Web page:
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Officials: Keep trash, yard waste out of storm system

This garbage was found in a catch basin in Jefferson Village Subdivision last year. The garbage included soda cans, water bottles, paper plates and even a football. - Special Photo

This garbage was found in a catch basin in Jefferson Village Subdivision last year. The garbage included soda cans, water bottles, paper plates and even a football. - Special Photo

COVINGTON -- Covington residents are being asked by officials to stop putting yard debris on the street that could clog up the stormwater system.

Councilman Chris Smith reminded residents at the June 17 council meeting to keep limbs and other debris on their property and not put it into the roadways. Later, Smith said he has noticed debris on Floyd Street and other streets off the Square. The council agreed a reminder should be sent in utility bills.

It is unlawful to blow leaves, grass clippings and other yard debris into the roads or storm drains. Yard debris should be put on the curb, not into the roadway, although City Engineer Tres Thomas noted that even there, it's possible for some debris to blow into the stormwater system. Officials have in the past discussed implementing a bagging system to prevent that.

Some landscapers or residents also blow grass cuttings directly into the street, a violation of the city's stormwater illicit discharge ordinance.

It's not just vegetation that poses a problem. Litter, including plastic bottles, soda cans and potato chip bags -- anything "you don't put in the trash can like you should" -- can clog up the stormwater system, Thomas said. "Illicit discharge is not what storm drains are intended for. They are not garbage collection boxes," Thomas said.

The city is required by the Georgia Environmental Protection Division to clean stormwater structures.

While some of the trash gets cleaned out, some inevitably floats into nearby waters and streams, Thomas said.

"If it rains really heavy, you'd be surprised the trash and water bottles you'd find in there," Thomas said. "It adds to the degradation of waterways."

That, in turn, adversely affects public health and safety, drinking water supplies, recreation, fish and other aquatic life, property values and other uses of land and water, he said.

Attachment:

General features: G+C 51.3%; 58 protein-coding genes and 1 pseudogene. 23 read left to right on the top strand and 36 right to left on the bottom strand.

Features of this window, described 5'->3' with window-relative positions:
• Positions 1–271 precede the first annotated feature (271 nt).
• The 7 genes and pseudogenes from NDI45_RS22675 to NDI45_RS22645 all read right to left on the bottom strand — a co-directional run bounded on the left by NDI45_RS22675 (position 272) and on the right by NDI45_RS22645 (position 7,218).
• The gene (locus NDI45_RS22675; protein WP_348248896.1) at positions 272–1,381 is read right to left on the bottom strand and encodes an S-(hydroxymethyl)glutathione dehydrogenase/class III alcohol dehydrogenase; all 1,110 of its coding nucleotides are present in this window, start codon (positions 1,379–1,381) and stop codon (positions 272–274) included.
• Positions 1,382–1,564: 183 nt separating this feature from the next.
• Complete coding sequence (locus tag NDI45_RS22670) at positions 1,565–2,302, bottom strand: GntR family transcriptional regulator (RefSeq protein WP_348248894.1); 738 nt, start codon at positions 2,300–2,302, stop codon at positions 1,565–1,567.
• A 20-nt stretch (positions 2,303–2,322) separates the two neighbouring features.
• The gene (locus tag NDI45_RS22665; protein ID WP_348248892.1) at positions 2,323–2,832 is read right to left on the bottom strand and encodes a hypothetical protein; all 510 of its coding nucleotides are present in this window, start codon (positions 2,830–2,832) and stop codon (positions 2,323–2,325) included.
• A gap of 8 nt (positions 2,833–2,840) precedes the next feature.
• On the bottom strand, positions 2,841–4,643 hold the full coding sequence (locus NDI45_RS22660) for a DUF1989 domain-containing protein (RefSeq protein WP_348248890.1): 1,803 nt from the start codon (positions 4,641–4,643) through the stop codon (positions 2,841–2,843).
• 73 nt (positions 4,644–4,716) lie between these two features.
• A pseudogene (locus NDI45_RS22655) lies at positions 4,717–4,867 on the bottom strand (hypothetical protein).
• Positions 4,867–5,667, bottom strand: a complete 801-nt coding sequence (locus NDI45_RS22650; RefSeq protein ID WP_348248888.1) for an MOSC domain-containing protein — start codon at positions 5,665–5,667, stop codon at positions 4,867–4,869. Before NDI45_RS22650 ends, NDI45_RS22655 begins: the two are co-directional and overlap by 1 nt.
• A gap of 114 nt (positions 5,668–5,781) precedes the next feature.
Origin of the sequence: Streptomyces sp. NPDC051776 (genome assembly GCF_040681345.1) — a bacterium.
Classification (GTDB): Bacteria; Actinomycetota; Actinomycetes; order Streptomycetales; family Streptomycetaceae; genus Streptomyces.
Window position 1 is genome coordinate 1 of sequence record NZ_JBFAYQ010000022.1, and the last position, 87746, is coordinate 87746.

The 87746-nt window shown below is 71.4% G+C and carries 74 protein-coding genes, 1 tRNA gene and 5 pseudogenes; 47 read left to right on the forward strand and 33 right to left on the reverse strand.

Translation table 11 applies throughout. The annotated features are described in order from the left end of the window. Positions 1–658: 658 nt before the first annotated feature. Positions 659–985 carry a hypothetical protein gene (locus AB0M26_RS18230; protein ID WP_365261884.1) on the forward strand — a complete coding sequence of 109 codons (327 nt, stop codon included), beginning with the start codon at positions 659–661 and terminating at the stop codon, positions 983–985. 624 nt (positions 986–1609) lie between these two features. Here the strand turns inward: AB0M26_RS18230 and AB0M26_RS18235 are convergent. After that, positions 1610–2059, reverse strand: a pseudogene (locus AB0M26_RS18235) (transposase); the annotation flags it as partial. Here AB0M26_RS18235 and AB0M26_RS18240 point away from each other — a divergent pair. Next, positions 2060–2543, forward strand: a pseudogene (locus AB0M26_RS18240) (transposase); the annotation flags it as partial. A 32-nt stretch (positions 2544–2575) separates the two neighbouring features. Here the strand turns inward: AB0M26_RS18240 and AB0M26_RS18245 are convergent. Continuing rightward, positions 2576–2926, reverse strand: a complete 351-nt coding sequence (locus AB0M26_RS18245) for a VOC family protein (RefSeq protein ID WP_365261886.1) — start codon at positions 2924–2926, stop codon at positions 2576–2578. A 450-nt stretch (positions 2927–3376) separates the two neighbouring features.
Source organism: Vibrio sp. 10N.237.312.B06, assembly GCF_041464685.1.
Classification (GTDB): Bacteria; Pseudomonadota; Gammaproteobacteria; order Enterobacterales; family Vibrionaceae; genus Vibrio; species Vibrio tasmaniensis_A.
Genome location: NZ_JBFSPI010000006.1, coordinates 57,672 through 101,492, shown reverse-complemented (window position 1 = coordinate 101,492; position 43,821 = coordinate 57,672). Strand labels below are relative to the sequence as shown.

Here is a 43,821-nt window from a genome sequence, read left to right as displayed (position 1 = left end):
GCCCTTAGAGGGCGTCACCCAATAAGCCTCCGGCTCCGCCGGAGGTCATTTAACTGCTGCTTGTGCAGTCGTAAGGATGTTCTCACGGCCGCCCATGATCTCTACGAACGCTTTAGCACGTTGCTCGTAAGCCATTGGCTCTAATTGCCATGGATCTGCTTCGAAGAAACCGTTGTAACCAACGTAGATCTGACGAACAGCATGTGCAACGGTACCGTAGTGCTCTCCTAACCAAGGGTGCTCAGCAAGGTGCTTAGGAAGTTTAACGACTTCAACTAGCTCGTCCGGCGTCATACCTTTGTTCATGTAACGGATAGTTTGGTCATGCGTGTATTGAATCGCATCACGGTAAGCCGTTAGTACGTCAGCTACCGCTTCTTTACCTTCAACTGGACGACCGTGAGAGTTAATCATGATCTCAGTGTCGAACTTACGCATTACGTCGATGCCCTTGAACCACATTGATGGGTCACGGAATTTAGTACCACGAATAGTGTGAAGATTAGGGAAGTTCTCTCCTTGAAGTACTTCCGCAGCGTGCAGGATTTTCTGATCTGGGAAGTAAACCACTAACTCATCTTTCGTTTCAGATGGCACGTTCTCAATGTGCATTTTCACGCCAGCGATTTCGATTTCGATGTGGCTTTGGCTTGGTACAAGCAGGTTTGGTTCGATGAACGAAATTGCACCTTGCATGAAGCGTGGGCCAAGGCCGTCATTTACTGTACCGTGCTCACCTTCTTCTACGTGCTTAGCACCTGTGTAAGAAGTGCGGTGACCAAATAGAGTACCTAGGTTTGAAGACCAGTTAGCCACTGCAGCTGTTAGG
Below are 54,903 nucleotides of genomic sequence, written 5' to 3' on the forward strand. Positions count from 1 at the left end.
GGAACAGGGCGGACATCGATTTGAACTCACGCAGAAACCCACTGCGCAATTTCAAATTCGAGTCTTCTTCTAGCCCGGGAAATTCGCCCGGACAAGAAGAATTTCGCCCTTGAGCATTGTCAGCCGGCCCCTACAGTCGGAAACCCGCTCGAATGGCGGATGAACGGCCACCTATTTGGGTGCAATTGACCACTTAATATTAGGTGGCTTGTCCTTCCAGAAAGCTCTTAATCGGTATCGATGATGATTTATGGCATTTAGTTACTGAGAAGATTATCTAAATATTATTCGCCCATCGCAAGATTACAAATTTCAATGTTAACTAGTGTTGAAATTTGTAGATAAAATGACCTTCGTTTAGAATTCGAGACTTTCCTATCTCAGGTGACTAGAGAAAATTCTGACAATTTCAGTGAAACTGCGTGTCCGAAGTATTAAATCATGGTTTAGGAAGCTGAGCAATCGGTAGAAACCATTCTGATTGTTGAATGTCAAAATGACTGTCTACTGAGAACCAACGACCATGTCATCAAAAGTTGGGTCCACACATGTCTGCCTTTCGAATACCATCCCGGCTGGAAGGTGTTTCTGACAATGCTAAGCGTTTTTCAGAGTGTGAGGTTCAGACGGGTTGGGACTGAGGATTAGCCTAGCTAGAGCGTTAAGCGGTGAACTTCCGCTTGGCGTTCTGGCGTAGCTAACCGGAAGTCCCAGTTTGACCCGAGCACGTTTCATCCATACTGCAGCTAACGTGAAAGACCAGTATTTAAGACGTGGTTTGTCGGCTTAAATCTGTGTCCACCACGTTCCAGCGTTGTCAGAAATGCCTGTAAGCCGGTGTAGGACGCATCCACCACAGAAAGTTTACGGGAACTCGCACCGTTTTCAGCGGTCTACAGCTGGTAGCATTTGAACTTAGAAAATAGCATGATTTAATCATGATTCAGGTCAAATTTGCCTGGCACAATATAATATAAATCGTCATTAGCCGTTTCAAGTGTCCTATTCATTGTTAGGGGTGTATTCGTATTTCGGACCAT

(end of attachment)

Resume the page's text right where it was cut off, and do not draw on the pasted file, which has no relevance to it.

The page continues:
Residents can call 770-385-2000 to report illicit discharge.

A warning is issued upon the first violation and a citation for the second.

Comments

TruthDetector 9 months, 4 weeks ago

Hey city council morons since you just approved a raise for yourselves how about you go clean out the storm drains in your spare time.

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John 9 months, 3 weeks ago

I recall a little over year ago the C of C issued the same request for residents to put their yard debris on their yard close to the curb (typical an easement area if there is a sidewalk. but not on the road or bicyle lanes for pick up. But it seems some people didn't get the message, many did, or just refuse to break "old" habits.
I am not a bicylist nor do I live in the City of Covington but I do read & recall and travel Floyd street very often.

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Billy 9 months, 3 weeks ago

This is common sense; it should already be being done. It's like good manners; if you have to tell someone...

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John 9 months, 3 weeks ago

Billy, Totally agree with what you said. Common sense, good manners, self pride, self respect, respect for others, peers, parents, the law, law officers, teachers, etc. etc. are way too quickly going the way of the dinosaur. When I was knee high to a grasshopper and until I moved out of my home at 24 - the Golden Rule was repeated most every day either at home, in school (posted on the main entrance bulletin board), Sunday school, my sisters, friends, etc. Whoops - can't have that relgious based phrase in public schools, might upset a few - and it is not taught enough at home - too many young people can't tell you what it is or means and look what we have and look what we get.

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